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I'm considering moving into a rented premises for a month or so. But the landlord's agent would keep a duplicate key of the door.

The landlord suggests that I should keep all valuables in the cupboard, to which my own lock can be affixed, because the agent might inspect the property at will.

I have some valuables which don't fit in the cupboard, but are liable to be stolen easily by a visitor.

So I'm looking for some help on any attachments or temporary locks for the main door, which can be affixed while leaving the house and would act as an additional lock, to prevent unauthorised entry.

closed as off-topic by DJClayworth, Ali Awan, Kate Gregory, David Richerby, JonathanReez Apr 30 '17 at 20:36

  • This question does not appear to be about traveling within the scope defined in the help center.
If this question can be reworded to fit the rules in the help center, please edit the question.

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    Wouldn't this break your contract with the landlord? In theory you might as well swap the locks. – JonathanReez Apr 30 '17 at 11:43
  • I'm not sure of that – DS R Apr 30 '17 at 12:21
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    I'm voting to close this question as off-topic because it doesn't appear to be about travel. – DJClayworth Apr 30 '17 at 15:10
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    @DJClayworth Never rented a guesthouse during holiday/travel from which you make your daily tours? So why it is not travel-related? – Thorsten S. Apr 30 '17 at 20:41
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    I am amazed at the side tracked ranting on this question. The OP asked a simple question about devices to secure a door of a temporary abode. Rather than address the question, the majority of posters have attacked the OP using their hometown's laws as proof of the OP's unlawful intentions. We don't know where this is taking place, therefore you DO NOT KNOW the applicable laws. The "I know-it-all because my country does it that way" participants here are amazingly naive. – user13044 May 1 '17 at 5:34
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Not sure they are available in your area, but there are cylindrical covers that go over the door knob and are secured with a standard padlock. With the cover in place you can't twist the knob nor access the keyhole. The downside, it is pretty obvious when you aren't at home.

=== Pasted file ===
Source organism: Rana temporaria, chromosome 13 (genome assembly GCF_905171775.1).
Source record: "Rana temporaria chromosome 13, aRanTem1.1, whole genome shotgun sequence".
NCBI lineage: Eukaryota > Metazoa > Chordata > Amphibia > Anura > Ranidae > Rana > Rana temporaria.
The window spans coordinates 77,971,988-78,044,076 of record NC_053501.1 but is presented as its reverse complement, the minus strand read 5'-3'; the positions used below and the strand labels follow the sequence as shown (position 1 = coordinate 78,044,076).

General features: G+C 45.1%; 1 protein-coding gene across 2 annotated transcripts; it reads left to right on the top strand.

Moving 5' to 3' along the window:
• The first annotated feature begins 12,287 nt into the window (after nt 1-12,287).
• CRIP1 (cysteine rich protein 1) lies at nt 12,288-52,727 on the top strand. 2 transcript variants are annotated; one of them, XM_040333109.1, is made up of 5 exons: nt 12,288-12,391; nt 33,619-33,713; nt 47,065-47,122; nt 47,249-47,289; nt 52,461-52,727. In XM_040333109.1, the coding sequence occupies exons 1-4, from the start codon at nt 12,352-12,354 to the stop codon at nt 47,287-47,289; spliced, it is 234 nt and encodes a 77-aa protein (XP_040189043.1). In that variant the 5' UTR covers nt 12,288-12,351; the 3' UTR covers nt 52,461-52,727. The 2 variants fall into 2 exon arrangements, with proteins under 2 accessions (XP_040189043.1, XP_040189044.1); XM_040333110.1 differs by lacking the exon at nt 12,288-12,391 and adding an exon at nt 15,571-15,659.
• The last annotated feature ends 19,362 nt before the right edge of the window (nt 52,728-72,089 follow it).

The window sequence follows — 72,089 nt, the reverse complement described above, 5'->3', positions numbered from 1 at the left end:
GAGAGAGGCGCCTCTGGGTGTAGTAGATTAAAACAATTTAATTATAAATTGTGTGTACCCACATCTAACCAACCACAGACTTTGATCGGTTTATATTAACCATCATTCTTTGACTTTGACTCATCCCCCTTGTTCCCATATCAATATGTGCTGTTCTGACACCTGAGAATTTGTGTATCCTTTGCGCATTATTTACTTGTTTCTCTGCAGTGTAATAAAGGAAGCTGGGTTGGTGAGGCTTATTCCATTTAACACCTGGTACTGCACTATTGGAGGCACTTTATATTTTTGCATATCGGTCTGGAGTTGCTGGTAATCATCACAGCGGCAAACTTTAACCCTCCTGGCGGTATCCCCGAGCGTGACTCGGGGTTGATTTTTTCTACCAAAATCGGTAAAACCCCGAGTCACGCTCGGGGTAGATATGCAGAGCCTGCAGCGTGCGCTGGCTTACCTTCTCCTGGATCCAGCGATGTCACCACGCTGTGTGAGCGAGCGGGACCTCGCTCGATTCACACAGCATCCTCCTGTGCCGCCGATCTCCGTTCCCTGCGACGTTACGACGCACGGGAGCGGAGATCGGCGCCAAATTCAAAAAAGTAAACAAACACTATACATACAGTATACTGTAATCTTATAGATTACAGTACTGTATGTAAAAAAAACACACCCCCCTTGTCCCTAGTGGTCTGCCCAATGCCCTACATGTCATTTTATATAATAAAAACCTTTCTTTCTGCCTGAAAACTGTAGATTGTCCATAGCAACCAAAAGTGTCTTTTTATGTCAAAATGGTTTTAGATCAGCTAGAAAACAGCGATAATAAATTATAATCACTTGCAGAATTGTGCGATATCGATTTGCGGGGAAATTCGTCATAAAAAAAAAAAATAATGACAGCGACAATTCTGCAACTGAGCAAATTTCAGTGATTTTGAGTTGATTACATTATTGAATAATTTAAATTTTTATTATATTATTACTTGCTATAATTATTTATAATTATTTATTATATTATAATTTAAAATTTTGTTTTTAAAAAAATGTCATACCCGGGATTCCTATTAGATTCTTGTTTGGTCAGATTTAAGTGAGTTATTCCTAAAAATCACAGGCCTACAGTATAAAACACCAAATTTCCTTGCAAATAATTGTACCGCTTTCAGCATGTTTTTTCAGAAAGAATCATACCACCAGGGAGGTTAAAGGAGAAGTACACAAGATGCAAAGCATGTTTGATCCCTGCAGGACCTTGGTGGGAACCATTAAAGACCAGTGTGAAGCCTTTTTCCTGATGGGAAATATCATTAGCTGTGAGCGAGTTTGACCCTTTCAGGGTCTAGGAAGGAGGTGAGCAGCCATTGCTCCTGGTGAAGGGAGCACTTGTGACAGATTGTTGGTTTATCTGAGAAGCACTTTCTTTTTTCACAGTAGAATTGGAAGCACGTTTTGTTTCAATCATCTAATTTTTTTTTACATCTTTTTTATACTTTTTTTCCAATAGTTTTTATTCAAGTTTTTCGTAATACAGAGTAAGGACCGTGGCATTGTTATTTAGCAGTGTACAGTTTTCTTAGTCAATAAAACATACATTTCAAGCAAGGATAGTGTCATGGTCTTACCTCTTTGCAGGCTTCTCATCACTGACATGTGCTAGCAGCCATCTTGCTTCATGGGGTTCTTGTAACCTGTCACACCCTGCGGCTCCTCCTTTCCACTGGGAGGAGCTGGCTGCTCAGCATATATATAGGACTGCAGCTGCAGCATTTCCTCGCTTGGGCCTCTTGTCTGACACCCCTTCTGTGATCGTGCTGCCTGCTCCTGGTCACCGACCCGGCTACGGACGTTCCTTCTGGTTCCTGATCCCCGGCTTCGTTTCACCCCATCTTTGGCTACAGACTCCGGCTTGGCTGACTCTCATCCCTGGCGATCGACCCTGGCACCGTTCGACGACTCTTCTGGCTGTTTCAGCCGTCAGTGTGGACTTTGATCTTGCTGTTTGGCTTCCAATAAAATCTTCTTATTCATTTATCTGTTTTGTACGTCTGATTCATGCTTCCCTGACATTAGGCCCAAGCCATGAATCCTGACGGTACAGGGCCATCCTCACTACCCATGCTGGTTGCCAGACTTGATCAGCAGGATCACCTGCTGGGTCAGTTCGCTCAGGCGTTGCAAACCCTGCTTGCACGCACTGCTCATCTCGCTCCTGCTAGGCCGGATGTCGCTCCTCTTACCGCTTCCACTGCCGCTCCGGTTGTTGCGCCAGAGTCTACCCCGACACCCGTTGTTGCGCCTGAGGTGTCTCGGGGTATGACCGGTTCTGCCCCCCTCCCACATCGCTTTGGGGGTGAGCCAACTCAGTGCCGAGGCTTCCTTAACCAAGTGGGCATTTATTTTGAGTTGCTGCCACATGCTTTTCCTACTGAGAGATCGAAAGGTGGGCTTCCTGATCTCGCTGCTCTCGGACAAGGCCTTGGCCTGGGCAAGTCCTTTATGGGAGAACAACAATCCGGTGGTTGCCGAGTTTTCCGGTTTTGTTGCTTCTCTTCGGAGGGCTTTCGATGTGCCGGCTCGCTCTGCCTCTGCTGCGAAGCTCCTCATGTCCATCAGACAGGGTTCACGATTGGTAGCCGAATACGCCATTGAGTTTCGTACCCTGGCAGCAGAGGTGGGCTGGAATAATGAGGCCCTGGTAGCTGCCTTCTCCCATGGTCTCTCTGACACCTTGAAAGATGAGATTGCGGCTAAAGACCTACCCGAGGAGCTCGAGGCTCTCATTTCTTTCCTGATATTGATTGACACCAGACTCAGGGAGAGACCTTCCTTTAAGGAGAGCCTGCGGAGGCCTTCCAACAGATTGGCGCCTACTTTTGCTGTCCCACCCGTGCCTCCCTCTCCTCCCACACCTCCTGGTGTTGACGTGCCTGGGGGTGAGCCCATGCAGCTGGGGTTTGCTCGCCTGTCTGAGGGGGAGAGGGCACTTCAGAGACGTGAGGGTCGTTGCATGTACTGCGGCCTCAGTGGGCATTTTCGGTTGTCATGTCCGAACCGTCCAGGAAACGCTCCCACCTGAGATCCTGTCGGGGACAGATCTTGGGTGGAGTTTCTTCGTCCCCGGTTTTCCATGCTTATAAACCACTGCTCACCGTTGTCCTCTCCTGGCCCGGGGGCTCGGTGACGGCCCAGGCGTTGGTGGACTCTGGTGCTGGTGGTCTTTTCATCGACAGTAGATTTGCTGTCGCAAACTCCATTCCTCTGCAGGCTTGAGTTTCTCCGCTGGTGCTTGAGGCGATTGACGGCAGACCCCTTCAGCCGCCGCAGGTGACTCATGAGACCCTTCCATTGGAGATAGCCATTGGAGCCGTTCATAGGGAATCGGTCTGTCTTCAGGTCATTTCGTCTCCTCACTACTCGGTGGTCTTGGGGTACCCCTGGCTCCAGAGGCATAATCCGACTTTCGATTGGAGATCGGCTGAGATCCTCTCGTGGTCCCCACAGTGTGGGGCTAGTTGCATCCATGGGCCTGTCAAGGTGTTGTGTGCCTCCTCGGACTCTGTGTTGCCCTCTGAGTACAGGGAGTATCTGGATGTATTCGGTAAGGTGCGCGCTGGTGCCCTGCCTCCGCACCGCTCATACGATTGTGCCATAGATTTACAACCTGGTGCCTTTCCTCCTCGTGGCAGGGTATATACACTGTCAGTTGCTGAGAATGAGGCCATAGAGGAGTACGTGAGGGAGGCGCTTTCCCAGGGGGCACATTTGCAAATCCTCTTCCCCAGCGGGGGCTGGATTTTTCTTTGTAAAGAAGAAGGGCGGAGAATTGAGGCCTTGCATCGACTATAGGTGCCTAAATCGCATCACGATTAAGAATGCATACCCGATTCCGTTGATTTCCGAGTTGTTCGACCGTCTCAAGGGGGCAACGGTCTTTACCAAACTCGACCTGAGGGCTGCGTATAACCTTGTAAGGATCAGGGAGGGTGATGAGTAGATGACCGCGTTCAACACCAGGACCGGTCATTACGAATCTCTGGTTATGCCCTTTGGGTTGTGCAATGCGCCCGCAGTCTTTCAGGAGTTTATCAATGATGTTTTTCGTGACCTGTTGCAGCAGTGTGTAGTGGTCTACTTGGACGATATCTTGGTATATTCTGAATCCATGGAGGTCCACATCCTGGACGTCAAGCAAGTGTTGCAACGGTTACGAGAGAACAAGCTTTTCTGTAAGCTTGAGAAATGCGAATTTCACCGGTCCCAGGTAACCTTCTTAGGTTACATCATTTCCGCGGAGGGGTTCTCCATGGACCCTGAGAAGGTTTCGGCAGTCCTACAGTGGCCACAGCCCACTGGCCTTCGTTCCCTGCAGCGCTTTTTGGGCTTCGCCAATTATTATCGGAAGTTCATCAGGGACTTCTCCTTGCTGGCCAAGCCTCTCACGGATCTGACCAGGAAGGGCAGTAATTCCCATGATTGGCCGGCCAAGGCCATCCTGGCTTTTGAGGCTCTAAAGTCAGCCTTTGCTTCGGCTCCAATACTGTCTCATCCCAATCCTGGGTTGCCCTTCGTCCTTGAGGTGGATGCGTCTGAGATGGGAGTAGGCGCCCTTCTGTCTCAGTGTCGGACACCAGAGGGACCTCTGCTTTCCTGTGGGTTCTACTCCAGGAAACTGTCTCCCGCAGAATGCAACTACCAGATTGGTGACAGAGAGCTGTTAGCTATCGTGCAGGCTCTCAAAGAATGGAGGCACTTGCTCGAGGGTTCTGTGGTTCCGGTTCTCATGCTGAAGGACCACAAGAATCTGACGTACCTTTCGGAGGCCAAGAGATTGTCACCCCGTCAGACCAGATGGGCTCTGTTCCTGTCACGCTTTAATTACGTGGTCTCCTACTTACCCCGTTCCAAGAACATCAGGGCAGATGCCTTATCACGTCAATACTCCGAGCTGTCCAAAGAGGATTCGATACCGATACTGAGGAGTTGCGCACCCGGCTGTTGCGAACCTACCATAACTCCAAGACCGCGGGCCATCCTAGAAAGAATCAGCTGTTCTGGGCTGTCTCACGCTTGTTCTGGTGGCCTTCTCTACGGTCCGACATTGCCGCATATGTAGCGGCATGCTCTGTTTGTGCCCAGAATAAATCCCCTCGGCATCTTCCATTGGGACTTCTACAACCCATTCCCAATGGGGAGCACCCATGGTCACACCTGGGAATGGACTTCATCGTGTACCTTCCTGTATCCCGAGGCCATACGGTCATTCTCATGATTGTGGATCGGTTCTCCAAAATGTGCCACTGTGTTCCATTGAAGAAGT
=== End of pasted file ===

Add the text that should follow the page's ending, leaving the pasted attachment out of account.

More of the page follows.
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    The other downside in this case is that if you deny the owner of the property legitimate access to it, they're completely entitled to cut the device off and bill you for the privilege. And throw you out of the accommodation for being in breach of your contract. So, you know... don't do this. – David Richerby Apr 30 '17 at 18:21
  • That completely depends on the country. In many countries, luckily, it would be totally illegal for a landlord to enter a tenant house without the permission of the tenant, and in those countries the law does not allow a rental contract to contradict/supersede this. Since the OP hasn't stated country, it is not possible to meaningfully answer this quesiton. – Erwin Bolwidt Apr 30 '17 at 20:32
  • @DavidRicherby - where I live, it is legal to do such. But ultimately the question is about devices, not the legality of doing so which varies from government to government.. – user13044 May 1 '17 at 5:40
  • Yes, I'm looking for device tips. I can negotiate the permission from the owner – DS R May 2 '17 at 1:57
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It is the norm for a landlord or his/her agent to have a key to an accommodation they own or rent. Landlord/tenant laws often include an access condition to the effect that they have to give the tenant advance notice before they enter. Were you to deny them access, locking them out by whatever means, you may violate your lease agreement. Depending upon circumstances, they may have the right to break through the new lock, charge you for that, decide that you are in violation, tell you to leave.

@SpehroPefhany makes a valuable observation:

Usually there is an exception to the notice clause that in case of emergency no notice is necessary. For example, if a pipe burst in the tenants apartment and was causing damage to that and other units, the landlord should be able to enter after a bit of reasonable knocking or whatever.

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    Usually there is an exception to the notice clause that in case of emergency no notice is necessary. For example, if a pipe burst in the tenants apartment and was causing damage to that and other units, the landlord should be able to enter after a bit of reasonable knocking or whatever. – Spehro Pefhany Apr 30 '17 at 17:03
  • @SpehroPefhany you're absolutely correct and an important point +1; I will edit in your comment; it certainly adds value; thx. – Giorgio Apr 30 '17 at 17:42
  • "the norm" - maybe in some countries. Where I was raised, it was ILLEGAL to do that. It is trespassing for a landlord to access a tenant's accomodations without express permission. Legally enforcable. – TomTom Apr 30 '17 at 19:25
  • @TomTom perhaps better said as 'uncommon' or 'unusual?' The statement is that it is normal for them to have a key, but not enter, though. – Giorgio Apr 30 '17 at 19:56

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